BRUSSELS–The Chairperson of the European Armenian Federation (EAF), Hilda Tchoboian met on September 24 with the EU’s special envoy to the South Caucasus, Peter Semneby, for talks on the European Union’s policy on the South Caucasus.
Tchoboian relayed to Semneby the concerns of Georgia’s disadvantaged Armenian minority, primarily concentrated in the southern region of Samtskhe-Javakheti and echoed calls for a Federated Georgian state made by Georgia’s embattled minorities in August, after Tbilisi’s ill-conceived invasion of South Ossetia sparked a conflict with Russia.
“Trying to build a centralized, unitary state in the 21st century is simply unrealistic for a diverse, multi-ethnic country such as Georgia” she said.
Ethnic Armenia’s, mainly located in Tbilisi and in the southern region of Javakhk. represent the main minority in Georgia, comprising roughly 10% of the whole population. Since the fall of the Soviet Union, they have endured forced assimilation and discriminatory policies (linguistic, administrative, and religious) as have the other minorities in the country. Most notably, Armenia’s Churches are regularly “converted” into Georgian churches.
Despite the official and unofficial discrimination, ethnic Armenian in Georgia have not advanced any irredentist claims, Tchoboian said, adding, however, that Armenians of Georgia do demand that their collective, democratic, and regional rights be fully respected within the framework of a decentralized, pluralist, and tolerant Georgian state.
“After their [Georgia’s] defeat in South Ossetia, we need to be mindful that nationalistic elemen’s of Georgian society and the Georgian power structures could target the ethnic Armenia’s community as scapegoats” explained Tchoboian.
During the Georgian-Russian, Armenian non-governmental organizations working in Georgia’s Armenian-populated Samtskhe-Javakheti and Kvemo Kartili regions issued a joint announcement conflict calling for the formation of a federative Georgian republic, with great autonomies granted to its ethnic populated districts, including the Armenia’s of Javakhk.
A Federated structure, according to the statement would “guarantee the country’s stability and democratic development, re-establish Georgia’s territorial integrity and statehood, as well as resolve ethnic conflicts in an objective, just and legal manner.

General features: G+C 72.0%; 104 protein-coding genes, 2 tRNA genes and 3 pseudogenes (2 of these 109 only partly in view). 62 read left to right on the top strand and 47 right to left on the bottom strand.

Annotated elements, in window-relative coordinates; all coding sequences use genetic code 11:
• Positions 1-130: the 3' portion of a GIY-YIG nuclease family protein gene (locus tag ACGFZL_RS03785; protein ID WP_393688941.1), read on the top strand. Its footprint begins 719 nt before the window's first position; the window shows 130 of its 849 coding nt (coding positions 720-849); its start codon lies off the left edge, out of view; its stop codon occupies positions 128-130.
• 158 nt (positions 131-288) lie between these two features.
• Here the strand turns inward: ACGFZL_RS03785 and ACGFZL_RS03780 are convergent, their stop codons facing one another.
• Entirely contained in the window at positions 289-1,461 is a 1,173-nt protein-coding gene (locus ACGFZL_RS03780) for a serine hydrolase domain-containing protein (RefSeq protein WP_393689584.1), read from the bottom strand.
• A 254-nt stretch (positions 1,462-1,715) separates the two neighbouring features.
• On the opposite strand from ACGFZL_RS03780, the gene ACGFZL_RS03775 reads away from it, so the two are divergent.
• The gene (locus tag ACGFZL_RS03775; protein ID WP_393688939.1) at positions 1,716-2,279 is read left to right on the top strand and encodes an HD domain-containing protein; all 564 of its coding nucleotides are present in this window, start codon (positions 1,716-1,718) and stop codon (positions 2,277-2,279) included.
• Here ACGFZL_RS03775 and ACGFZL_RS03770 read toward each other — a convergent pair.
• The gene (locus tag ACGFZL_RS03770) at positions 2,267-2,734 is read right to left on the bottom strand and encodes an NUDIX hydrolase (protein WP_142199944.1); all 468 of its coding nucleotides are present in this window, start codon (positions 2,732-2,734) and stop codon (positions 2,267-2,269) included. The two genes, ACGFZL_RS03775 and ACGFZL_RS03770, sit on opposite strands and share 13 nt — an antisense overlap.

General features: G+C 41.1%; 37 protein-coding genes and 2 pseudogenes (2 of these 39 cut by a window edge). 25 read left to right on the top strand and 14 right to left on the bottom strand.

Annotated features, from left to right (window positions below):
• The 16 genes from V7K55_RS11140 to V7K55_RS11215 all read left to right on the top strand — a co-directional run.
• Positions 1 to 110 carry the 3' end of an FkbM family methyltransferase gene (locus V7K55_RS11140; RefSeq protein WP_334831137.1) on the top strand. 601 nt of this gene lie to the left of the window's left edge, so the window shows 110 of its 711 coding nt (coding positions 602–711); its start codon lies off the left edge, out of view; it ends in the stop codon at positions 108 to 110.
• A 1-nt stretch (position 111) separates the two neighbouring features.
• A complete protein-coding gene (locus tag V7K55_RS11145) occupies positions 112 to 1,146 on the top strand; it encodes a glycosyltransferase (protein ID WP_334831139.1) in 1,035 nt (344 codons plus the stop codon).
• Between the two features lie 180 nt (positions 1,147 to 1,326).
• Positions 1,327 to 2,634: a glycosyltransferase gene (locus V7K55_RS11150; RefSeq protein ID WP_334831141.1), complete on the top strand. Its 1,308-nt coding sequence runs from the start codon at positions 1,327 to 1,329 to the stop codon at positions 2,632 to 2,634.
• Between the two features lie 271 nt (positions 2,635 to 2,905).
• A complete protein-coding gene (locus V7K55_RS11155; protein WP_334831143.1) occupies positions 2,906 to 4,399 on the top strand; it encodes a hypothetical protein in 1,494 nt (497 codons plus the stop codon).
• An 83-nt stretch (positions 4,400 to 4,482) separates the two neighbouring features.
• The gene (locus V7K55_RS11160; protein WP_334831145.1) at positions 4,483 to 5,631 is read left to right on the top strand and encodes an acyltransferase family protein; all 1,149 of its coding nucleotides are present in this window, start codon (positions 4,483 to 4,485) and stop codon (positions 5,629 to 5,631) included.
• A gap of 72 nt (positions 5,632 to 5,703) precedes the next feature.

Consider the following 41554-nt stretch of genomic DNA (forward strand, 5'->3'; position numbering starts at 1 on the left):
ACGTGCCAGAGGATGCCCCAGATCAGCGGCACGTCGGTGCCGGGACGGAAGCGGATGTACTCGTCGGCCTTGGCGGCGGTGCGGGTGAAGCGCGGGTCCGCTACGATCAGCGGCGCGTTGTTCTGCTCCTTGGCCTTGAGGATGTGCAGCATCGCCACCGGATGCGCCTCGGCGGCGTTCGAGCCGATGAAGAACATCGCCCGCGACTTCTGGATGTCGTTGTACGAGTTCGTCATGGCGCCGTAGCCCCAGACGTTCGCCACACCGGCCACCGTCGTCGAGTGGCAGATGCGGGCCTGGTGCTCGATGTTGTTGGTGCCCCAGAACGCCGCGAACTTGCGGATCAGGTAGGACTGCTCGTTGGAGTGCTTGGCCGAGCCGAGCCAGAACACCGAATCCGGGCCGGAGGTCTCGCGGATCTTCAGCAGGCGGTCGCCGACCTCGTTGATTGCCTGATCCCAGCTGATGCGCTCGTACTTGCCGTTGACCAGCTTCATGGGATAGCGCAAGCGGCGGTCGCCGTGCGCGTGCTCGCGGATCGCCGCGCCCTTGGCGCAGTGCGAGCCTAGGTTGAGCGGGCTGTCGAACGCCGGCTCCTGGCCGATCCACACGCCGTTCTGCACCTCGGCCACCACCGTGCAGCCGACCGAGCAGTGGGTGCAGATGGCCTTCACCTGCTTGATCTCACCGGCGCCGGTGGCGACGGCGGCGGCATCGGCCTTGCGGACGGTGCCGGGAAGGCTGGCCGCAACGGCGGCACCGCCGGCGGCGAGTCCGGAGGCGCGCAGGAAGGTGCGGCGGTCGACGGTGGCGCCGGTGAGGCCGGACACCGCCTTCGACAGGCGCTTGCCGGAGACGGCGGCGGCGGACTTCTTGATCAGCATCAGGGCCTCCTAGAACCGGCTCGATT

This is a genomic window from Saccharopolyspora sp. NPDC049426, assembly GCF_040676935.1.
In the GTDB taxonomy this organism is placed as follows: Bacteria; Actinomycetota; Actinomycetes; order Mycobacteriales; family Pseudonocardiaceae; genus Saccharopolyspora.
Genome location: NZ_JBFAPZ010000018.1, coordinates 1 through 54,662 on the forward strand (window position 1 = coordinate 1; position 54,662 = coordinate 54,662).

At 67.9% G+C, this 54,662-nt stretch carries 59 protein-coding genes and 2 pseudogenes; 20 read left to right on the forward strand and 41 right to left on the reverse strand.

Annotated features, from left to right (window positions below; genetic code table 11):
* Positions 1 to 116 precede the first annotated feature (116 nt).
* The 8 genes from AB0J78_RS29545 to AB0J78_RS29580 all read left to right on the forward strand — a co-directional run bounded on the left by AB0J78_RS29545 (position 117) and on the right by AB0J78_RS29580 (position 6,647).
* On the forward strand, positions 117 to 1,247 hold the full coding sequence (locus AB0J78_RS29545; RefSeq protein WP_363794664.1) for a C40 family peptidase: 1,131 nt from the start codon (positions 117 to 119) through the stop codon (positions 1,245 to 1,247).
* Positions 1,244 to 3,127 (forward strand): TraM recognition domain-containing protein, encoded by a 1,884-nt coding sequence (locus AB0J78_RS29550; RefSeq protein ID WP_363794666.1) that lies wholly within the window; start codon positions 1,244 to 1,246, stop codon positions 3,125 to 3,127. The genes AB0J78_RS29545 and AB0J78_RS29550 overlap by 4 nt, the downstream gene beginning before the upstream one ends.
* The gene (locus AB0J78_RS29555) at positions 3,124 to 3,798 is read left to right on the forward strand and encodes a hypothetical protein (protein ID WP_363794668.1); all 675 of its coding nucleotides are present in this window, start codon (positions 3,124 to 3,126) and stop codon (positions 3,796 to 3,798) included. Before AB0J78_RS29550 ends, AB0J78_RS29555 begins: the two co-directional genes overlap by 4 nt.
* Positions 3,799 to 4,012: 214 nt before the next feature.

“Georgia has compelling interest in moving toward a policy of respect for the rights of minorities–especially those of the ethnic Armenia’s of Javakhk–as per its commitmen’s to the Council of Europe,” Tchoboian told Semneby. “The EU has a vital role to play in implementing confidence building programs in Georgia.”
Also on the agenda of the meeting was a discussion on the recent overtures by Turkey to become a more active player in the South Caucasus.
Tchoboian stressed the imparative to foster regional cooperation in the Caucasus, but noted the many obsticles that stand in the way of stability and cooperation in the the region.
Turkey poses the greatest obsticle to regional cooperation, she said, citing its historic and modern role as a destabilizing force in the Caucasus. In that regard, she expressed the European Armenian community’s skepticism toward Turkey’s initiative to establish a “Caucasus Stability and Cooperation Platform,” citing Turkey’s longstanding support of Azerbaijan in the Nagorno-Karabakh conflict and its heavy-handed blockade of Armenia as reasons why Turkey’s cannot act as a neutral party in the region.
“In the context of the emergence of a new balance of power in the Caucasus, Turkey is seeking to create for itself a role as an intermediary between Europe, Russia and the Caucasian States” Tchoboian said. “But its hopes are clearly not supported by the facts on the ground, which include recent statemen’s by its Foreign Minister stressing Turkey’s intention to make Armenia pay dearly for the opening of the border, in particular, by stopping the international process of Armenian Genocide recognition.”
Speaking about recent moves ostensibly aimed at a normalization of relations between Armenia and Turkey, Tchoboian noted that many observers consider the apparent goodwill toward Armenia recently displayed by Turkey to be driven primarily by the domestic power struggle between Kemalists and Islamists and their competing efforts to assert primacy in guiding their nation’s foreign affairs, instead of a sincere interest in materially improving relations with Armenia.
At the end of the meeting, Semneby and Tchoboian both reiterated their common interest in seeing regional cooperation return to the South Caucasus.